I love Oriental vegetables (and I have just blogged about them for City Planter, if you haven’t seen it yet), but so far I have only scratched the surface of what’s on offer.
Growing Chinese Vegetables in Your Own Backyard, by Geri Harrington, is an American book and it’s an updated version of the original that was published in 1984. Reading gardening books from overseas is usually entertaining, but it does bring some pitfalls – our climate and growing season are different and our gardening techniques somewhat different. The use of peat in gardening, common but increasingly frowned upon here in the UK, is of no concern in the US. But as long as you bear in mind that not everything you read will be applicable in your own garden then reading books from other countries is a lot of fun.
And I have spent a fun afternoon immersed in Chinese vegetables, and learned lots of new things and made notes of plenty of things to go and find out about – the sign of a good gardening book, IMHO.
GCV (as I will call it because I am already tired of typing out the full title) is split into two sections. The first is all about the Chinese vegetables themselves, and is divided up into chapters of different types of vegetables. Each chapter is then subdivided into individual vegetables, with a little bit about their history as well as cultivation, harvesting and culinary details.
So ‘The Chinese Greens’ includes leafy vegetables that can be eaten raw or cooked – amaranth, mustard greens, mizuna and chrysanthemum greens. The culinary hints for mustard greens include using the stems of the larger leaves as a separate vegetable (much as you might for chard) for fridge pickles.
‘The Chinese Cucurbits’ covers winter melon, fuzzy gourd, sweet melon, pickling melon, Asian cucumber, Chinese pumpkin, luffa and bitter melon. Some of those would be easier to grow than others in the UK climate, but I did enjoy learning that the bitterness in bitter melon comes from quinine – so you may enjoy it if you’re a fan of gin and tonic ;)
‘The Chinese Beans’ listed are soy, fava, adzuki, mung and yard-long beans. They all sound exotic, but fava beans are in fact familiar to us as broad beans, and not very oriental at all – although it does depend on how you use them. There are general instructions on drying beans and on sprouting them as well as the harvesting and cooking information.
‘The Chinese Cabbages’ are leafy vegetables that would commonly be cooked – ornamental kale, Chinese broccoli, pak choy and Chinese cabbage. There’s a lovely side note about drying pak choi for winter use as ‘Choy Gone’ on the washing line, but whether the English weather would cooperate with that I don’t know. It might be fun to try next year.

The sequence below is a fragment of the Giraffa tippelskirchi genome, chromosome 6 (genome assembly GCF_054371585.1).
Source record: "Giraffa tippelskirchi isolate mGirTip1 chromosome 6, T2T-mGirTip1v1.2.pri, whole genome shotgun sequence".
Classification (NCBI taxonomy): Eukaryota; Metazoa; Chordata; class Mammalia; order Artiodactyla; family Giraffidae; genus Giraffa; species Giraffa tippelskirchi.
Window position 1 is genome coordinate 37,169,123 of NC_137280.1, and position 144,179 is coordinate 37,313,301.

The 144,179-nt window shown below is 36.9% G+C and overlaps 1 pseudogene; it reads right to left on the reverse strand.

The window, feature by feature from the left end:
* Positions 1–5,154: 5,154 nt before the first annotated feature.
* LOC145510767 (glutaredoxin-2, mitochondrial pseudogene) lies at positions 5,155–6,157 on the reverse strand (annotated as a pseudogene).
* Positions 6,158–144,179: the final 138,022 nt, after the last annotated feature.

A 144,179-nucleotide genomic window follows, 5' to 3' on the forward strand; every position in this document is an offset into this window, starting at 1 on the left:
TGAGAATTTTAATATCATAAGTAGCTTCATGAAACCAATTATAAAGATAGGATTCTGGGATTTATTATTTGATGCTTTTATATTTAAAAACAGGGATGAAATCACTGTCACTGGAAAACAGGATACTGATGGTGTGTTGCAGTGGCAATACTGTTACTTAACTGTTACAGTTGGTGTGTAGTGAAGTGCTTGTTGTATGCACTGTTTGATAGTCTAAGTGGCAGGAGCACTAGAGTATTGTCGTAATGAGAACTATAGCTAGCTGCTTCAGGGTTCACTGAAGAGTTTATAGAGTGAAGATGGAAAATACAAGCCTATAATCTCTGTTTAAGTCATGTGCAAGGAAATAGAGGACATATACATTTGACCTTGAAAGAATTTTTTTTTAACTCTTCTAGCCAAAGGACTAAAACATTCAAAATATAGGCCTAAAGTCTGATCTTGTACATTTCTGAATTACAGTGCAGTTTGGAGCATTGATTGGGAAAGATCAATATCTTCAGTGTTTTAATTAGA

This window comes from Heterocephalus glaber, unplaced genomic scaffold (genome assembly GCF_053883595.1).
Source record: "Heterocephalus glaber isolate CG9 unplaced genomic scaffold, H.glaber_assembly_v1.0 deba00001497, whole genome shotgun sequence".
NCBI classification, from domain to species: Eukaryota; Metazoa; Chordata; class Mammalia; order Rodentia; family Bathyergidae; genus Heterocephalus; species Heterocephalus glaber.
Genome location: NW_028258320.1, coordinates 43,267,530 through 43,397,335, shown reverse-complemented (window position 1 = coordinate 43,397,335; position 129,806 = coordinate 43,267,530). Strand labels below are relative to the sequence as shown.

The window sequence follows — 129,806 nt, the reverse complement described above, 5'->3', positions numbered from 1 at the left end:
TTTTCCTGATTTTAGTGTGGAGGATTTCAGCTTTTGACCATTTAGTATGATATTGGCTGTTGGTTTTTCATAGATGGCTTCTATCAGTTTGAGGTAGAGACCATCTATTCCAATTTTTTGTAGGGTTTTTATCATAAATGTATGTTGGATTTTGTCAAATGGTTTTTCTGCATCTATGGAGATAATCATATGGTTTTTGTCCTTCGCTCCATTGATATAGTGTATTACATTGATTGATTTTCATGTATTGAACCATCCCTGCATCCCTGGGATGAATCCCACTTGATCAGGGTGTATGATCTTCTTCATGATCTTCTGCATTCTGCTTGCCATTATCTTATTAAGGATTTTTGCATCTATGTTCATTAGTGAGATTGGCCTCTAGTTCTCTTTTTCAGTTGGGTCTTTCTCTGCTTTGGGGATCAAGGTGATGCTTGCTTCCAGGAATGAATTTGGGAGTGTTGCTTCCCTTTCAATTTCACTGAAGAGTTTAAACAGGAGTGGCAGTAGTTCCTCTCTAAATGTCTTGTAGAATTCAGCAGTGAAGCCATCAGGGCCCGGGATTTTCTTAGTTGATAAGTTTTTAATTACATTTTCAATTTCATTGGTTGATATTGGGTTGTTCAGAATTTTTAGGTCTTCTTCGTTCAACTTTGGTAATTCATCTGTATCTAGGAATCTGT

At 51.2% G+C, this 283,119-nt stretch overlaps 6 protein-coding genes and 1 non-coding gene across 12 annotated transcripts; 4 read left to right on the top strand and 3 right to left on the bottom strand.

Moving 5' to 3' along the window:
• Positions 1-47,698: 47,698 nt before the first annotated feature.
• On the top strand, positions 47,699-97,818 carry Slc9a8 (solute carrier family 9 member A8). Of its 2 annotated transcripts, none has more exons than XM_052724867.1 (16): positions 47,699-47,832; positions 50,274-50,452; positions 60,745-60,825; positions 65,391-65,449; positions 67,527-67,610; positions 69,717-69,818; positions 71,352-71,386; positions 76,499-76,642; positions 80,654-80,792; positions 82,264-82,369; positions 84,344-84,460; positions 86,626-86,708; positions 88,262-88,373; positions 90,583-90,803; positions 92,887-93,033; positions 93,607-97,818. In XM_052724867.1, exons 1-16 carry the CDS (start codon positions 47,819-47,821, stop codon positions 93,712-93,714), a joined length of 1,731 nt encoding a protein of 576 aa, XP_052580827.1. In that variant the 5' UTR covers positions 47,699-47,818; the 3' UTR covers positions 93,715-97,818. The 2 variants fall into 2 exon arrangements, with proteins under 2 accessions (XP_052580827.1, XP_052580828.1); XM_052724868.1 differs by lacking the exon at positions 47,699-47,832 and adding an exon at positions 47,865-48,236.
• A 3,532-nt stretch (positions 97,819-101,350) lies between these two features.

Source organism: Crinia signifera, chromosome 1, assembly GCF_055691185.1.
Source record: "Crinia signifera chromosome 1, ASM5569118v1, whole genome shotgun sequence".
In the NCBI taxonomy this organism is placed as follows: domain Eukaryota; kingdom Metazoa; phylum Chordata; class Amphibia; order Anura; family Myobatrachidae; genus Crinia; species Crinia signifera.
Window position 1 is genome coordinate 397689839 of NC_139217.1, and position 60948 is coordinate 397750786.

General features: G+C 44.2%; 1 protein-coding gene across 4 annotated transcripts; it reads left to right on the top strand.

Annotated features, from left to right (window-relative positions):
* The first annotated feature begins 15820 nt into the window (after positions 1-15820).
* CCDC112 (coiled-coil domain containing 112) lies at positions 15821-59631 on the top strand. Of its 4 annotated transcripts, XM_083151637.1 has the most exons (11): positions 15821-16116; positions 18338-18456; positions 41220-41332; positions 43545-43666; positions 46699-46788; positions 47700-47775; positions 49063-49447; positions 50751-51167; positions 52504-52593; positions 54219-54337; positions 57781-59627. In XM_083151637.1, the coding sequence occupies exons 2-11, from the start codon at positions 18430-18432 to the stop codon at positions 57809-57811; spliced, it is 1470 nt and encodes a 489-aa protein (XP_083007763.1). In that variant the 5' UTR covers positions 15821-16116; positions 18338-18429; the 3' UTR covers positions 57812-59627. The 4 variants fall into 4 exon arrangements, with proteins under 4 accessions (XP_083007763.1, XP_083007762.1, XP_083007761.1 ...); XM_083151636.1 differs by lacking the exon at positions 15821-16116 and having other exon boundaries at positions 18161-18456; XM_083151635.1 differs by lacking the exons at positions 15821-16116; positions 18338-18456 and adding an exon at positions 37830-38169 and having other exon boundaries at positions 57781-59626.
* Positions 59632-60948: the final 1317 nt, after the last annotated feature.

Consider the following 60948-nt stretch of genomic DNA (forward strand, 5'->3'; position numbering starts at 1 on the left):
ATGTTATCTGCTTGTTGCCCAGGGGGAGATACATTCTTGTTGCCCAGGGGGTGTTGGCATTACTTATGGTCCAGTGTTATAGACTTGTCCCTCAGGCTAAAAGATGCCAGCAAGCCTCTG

Plants that don’t easily fit into one of the earlier categories are mentioned under a ‘potpourri’ section – burdock, daylilies, snow peas, asparagus peas, Chinese radish and Chinese eggplant. It’s worth noting that although the book is very nice about asparagus peas it’s talking about a different species than the one we’re commonly able to buy here. In the UK we’re sold Lotus tetragonolobus, which has red flowers and although ornamental produces variable feedback from people who try to eat it. The pods have to be eaten very young for it to be palatable. GCV is actually singing the praises of a blue-flowered Psophocarpus tetragonolobus, better known here as the winged bean (although not the easiest plant to grow).
In ‘The Chinese herb garden’ you’ll find bunching onions (Allium fistulosum, aka the Welsh onion that regular readers of this blog will be familiar with), garlic, garlic chives, hot peppers, cilantro (coriander), mitsuba, watercress, sesame and ginger.
The author laughingly suggests growing a parsley garden, with flat-leaved and curly parsley, Hamburg parsley for its roots, cilantro and Chinese parsley, mitsuba as Japanese parsley – which might be quite fun although perhaps more than a little nerdy. But I am unlikely to have an opportunity to test out the suggestion that garlic chives make a good chipmunk deterrent.
Now I know garlic chives as Allium tubersoum, but GCV refers to a fragrant variety that is A. ramosum, having been renamed from A. odoratum, which I hadn’t encountered before and apparently smells like roses!
And the final chapter of part one is ‘The Chinese Water Garden’ and introduces violet-stemmed taro, water chestnut, Chinese lotus and arrowhead, with the idea of growing most of those in a suitably-sized container pond.
Part 2 of the book is all about the nitty gritty of growing Chinese vegetables – including how to take care of your soil, start seeds and garden in containers. It’s followed by an appendix of names (always a tricky topic for Asian vegetables as there are so many different languages involved) and a USDA hardiness map plus a table of seed-starting times and the number of days to maturity for each crop. This style of information is very different to what you’d find in a British gardening book, but useful nonetheless.
Rest assured that I have only scratched the surface of all the interesting things that are to be found in this book, so it may be an interesting winter read if you’re planning on growing a taste of the Orient next year. And I haven’t even touched on the serving suggestions, and did you know that the Chinese avoided scurvy on long ocean voyages by eating ginger, long before us Brits discovered the benefits of limes!
Growing Chinese Vegetables in Your Own Backyard
By Geri Harrington
Paperback, 232 pages
And according to the Storey Press website, there are ebook versions available as well.